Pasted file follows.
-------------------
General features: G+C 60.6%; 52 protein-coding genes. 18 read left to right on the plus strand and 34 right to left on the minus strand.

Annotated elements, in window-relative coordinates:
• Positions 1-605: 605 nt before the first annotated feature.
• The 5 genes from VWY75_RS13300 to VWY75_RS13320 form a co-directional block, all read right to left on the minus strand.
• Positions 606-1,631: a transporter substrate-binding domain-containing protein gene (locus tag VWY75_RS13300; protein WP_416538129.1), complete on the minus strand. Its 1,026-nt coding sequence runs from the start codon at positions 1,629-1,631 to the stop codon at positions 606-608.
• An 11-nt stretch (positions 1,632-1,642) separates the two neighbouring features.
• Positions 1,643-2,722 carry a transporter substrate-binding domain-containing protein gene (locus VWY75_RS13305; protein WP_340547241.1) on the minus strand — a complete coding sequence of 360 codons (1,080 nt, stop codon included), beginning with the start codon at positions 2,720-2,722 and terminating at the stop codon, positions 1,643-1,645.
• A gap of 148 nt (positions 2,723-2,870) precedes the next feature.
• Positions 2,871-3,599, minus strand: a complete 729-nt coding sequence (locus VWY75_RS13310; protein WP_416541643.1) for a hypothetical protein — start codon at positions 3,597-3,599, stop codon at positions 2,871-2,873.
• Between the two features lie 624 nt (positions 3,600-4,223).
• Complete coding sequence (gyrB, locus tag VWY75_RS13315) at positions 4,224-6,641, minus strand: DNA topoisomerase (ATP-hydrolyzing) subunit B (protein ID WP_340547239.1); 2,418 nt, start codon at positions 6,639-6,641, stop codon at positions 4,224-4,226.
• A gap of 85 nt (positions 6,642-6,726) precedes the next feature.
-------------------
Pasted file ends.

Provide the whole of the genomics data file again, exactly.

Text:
General features: G+C 60.6%; 52 protein-coding genes. 18 read left to right on the plus strand and 34 right to left on the minus strand.

Annotated elements, in window-relative coordinates:
• Positions 1-605: 605 nt before the first annotated feature.
• The 5 genes from VWY75_RS13300 to VWY75_RS13320 form a co-directional block, all read right to left on the minus strand.
• Positions 606-1,631: a transporter substrate-binding domain-containing protein gene (locus tag VWY75_RS13300; protein WP_416538129.1), complete on the minus strand. Its 1,026-nt coding sequence runs from the start codon at positions 1,629-1,631 to the stop codon at positions 606-608.
• An 11-nt stretch (positions 1,632-1,642) separates the two neighbouring features.
• Positions 1,643-2,722 carry a transporter substrate-binding domain-containing protein gene (locus VWY75_RS13305; protein WP_340547241.1) on the minus strand — a complete coding sequence of 360 codons (1,080 nt, stop codon included), beginning with the start codon at positions 2,720-2,722 and terminating at the stop codon, positions 1,643-1,645.
• A gap of 148 nt (positions 2,723-2,870) precedes the next feature.
• Positions 2,871-3,599, minus strand: a complete 729-nt coding sequence (locus VWY75_RS13310; protein WP_416541643.1) for a hypothetical protein — start codon at positions 3,597-3,599, stop codon at positions 2,871-2,873.
• Between the two features lie 624 nt (positions 3,600-4,223).
• Complete coding sequence (gyrB, locus tag VWY75_RS13315) at positions 4,224-6,641, minus strand: DNA topoisomerase (ATP-hydrolyzing) subunit B (protein ID WP_340547239.1); 2,418 nt, start codon at positions 6,639-6,641, stop codon at positions 4,224-4,226.
• A gap of 85 nt (positions 6,642-6,726) precedes the next feature.